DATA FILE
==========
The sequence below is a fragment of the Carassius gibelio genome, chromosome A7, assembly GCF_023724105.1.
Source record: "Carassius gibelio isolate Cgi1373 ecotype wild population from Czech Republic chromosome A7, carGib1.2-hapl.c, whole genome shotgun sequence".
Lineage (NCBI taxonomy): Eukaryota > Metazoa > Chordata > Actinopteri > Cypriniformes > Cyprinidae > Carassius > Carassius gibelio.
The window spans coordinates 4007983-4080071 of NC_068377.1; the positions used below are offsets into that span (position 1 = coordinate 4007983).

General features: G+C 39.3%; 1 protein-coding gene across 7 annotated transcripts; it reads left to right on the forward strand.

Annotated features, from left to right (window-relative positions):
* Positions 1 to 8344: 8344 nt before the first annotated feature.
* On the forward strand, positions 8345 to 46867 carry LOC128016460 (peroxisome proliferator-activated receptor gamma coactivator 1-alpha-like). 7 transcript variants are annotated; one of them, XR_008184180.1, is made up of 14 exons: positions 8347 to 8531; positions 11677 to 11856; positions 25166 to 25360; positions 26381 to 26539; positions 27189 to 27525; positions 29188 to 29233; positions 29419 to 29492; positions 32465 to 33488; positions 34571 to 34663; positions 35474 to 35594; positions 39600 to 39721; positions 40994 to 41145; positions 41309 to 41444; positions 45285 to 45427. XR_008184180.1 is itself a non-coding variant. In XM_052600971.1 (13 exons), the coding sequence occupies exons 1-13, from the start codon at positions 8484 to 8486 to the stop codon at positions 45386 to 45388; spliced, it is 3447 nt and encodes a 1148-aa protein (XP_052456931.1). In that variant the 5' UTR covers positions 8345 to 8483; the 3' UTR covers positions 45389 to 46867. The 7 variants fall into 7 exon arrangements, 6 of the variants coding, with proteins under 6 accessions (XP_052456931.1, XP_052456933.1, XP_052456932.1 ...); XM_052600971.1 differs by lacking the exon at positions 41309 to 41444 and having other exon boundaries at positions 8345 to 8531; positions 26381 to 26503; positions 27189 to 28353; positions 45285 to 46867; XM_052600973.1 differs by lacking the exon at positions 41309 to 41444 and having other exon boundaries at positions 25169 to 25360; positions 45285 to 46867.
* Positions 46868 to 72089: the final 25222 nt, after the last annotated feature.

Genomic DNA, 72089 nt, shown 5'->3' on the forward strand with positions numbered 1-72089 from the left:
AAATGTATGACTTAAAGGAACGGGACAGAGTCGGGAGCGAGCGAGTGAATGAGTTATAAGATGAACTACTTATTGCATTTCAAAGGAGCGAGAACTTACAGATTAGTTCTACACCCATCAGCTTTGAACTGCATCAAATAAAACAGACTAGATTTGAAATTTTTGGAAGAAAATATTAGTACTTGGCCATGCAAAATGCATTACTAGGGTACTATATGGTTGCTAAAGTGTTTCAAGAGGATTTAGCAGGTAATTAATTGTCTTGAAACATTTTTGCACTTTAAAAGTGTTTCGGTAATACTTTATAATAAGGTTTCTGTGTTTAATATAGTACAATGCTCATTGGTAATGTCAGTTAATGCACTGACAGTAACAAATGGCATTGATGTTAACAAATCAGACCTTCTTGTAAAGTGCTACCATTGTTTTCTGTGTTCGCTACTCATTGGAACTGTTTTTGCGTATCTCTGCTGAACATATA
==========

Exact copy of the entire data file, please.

The sequence below is a fragment of the Carassius gibelio genome, chromosome A7, assembly GCF_023724105.1.
Source record: "Carassius gibelio isolate Cgi1373 ecotype wild population from Czech Republic chromosome A7, carGib1.2-hapl.c, whole genome shotgun sequence".
Lineage (NCBI taxonomy): Eukaryota > Metazoa > Chordata > Actinopteri > Cypriniformes > Cyprinidae > Carassius > Carassius gibelio.
The window spans coordinates 4007983-4080071 of NC_068377.1; the positions used below are offsets into that span (position 1 = coordinate 4007983).

General features: G+C 39.3%; 1 protein-coding gene across 7 annotated transcripts; it reads left to right on the forward strand.

Annotated features, from left to right (window-relative positions):
* Positions 1 to 8344: 8344 nt before the first annotated feature.
* On the forward strand, positions 8345 to 46867 carry LOC128016460 (peroxisome proliferator-activated receptor gamma coactivator 1-alpha-like). 7 transcript variants are annotated; one of them, XR_008184180.1, is made up of 14 exons: positions 8347 to 8531; positions 11677 to 11856; positions 25166 to 25360; positions 26381 to 26539; positions 27189 to 27525; positions 29188 to 29233; positions 29419 to 29492; positions 32465 to 33488; positions 34571 to 34663; positions 35474 to 35594; positions 39600 to 39721; positions 40994 to 41145; positions 41309 to 41444; positions 45285 to 45427. XR_008184180.1 is itself a non-coding variant. In XM_052600971.1 (13 exons), the coding sequence occupies exons 1-13, from the start codon at positions 8484 to 8486 to the stop codon at positions 45386 to 45388; spliced, it is 3447 nt and encodes a 1148-aa protein (XP_052456931.1). In that variant the 5' UTR covers positions 8345 to 8483; the 3' UTR covers positions 45389 to 46867. The 7 variants fall into 7 exon arrangements, 6 of the variants coding, with proteins under 6 accessions (XP_052456931.1, XP_052456933.1, XP_052456932.1 ...); XM_052600971.1 differs by lacking the exon at positions 41309 to 41444 and having other exon boundaries at positions 8345 to 8531; positions 26381 to 26503; positions 27189 to 28353; positions 45285 to 46867; XM_052600973.1 differs by lacking the exon at positions 41309 to 41444 and having other exon boundaries at positions 25169 to 25360; positions 45285 to 46867.
* Positions 46868 to 72089: the final 25222 nt, after the last annotated feature.

Genomic DNA, 72089 nt, shown 5'->3' on the forward strand with positions numbered 1-72089 from the left:
AAATGTATGACTTAAAGGAACGGGACAGAGTCGGGAGCGAGCGAGTGAATGAGTTATAAGATGAACTACTTATTGCATTTCAAAGGAGCGAGAACTTACAGATTAGTTCTACACCCATCAGCTTTGAACTGCATCAAATAAAACAGACTAGATTTGAAATTTTTGGAAGAAAATATTAGTACTTGGCCATGCAAAATGCATTACTAGGGTACTATATGGTTGCTAAAGTGTTTCAAGAGGATTTAGCAGGTAATTAATTGTCTTGAAACATTTTTGCACTTTAAAAGTGTTTCGGTAATACTTTATAATAAGGTTTCTGTGTTTAATATAGTACAATGCTCATTGGTAATGTCAGTTAATGCACTGACAGTAACAAATGGCATTGATGTTAACAAATCAGACCTTCTTGTAAAGTGCTACCATTGTTTTCTGTGTTCGCTACTCATTGGAACTGTTTTTGCGTATCTCTGCTGAACATATA